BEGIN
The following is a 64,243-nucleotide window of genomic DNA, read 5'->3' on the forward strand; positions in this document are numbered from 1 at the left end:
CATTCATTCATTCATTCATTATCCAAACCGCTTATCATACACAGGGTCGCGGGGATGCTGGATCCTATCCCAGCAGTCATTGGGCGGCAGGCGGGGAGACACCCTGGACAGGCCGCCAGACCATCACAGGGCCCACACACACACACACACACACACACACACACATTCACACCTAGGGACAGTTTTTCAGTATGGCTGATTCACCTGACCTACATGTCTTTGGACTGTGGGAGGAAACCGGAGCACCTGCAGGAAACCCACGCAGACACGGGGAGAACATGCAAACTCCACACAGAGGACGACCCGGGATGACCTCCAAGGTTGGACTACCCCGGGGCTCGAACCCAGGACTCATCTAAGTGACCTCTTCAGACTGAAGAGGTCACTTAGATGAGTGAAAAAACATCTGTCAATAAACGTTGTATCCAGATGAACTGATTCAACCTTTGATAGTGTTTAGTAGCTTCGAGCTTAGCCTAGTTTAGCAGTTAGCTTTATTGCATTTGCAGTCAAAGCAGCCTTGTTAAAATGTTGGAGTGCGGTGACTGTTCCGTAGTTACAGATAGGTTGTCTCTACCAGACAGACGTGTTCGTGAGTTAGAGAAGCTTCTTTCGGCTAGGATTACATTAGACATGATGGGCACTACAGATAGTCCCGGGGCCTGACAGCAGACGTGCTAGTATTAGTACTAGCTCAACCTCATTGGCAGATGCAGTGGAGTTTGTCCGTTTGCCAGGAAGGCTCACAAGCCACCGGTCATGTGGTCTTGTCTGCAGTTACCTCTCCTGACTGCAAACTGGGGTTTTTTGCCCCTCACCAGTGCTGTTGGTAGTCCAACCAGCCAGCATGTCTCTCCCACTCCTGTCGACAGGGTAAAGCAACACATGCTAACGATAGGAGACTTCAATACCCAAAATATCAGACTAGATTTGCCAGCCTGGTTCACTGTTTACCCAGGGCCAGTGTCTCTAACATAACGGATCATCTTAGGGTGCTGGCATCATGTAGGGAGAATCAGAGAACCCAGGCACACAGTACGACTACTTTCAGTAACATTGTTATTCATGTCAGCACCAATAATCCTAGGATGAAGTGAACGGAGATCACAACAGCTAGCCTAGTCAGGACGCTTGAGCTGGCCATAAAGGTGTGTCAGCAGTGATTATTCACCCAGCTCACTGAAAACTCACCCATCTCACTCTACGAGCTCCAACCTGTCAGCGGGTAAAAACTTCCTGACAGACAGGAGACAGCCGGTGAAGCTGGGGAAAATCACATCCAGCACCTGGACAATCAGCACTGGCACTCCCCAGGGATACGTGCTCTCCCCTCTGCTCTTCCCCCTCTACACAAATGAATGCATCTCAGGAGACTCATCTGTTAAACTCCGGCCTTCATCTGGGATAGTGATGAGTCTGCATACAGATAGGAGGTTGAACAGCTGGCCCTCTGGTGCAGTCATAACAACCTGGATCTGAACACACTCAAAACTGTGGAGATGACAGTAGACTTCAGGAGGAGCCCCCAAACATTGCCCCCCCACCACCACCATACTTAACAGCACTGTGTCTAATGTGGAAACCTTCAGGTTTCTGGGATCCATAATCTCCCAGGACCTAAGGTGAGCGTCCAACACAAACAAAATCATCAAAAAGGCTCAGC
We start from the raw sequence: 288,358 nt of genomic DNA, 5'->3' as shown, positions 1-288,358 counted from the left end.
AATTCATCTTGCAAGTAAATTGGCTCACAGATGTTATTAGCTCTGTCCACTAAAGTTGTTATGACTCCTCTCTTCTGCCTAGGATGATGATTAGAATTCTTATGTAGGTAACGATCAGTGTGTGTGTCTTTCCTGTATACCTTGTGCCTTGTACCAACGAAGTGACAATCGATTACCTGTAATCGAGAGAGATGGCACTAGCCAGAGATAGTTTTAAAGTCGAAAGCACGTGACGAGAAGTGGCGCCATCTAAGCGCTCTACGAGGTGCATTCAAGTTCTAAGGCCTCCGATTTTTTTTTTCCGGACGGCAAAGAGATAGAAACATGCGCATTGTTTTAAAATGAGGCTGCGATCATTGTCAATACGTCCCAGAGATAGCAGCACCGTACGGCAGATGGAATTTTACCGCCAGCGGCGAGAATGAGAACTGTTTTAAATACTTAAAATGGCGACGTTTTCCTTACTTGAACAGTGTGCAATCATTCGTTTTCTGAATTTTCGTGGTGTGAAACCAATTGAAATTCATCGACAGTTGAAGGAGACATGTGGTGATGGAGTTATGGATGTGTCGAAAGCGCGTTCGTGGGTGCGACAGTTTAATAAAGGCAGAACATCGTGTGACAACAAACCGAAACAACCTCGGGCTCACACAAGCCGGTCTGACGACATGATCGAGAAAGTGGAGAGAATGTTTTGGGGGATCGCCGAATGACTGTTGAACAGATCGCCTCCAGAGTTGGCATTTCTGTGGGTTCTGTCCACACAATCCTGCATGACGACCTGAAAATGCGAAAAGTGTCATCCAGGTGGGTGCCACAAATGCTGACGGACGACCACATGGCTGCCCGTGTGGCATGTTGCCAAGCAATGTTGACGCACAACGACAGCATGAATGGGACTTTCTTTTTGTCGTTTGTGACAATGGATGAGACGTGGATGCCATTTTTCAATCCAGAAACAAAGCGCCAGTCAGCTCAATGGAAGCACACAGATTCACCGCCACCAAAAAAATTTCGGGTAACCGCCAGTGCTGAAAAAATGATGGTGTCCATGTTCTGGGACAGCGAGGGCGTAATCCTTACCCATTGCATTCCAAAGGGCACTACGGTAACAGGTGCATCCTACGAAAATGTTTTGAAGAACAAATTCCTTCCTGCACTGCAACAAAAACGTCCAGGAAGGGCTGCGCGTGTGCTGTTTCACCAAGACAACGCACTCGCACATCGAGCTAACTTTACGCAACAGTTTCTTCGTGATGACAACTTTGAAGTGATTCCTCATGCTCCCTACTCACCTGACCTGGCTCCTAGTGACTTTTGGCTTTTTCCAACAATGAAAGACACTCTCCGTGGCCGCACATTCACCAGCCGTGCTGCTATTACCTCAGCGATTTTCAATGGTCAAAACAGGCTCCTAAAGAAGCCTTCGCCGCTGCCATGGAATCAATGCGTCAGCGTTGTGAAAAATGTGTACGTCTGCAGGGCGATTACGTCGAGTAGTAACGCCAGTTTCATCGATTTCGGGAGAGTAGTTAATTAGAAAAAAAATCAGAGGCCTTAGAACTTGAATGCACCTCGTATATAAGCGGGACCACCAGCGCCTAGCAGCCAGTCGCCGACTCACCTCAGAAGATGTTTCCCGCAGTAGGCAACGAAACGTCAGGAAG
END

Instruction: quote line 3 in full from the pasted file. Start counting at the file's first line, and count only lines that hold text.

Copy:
We start from the raw sequence: 288,358 nt of genomic DNA, 5'->3' as shown, positions 1-288,358 counted from the left end.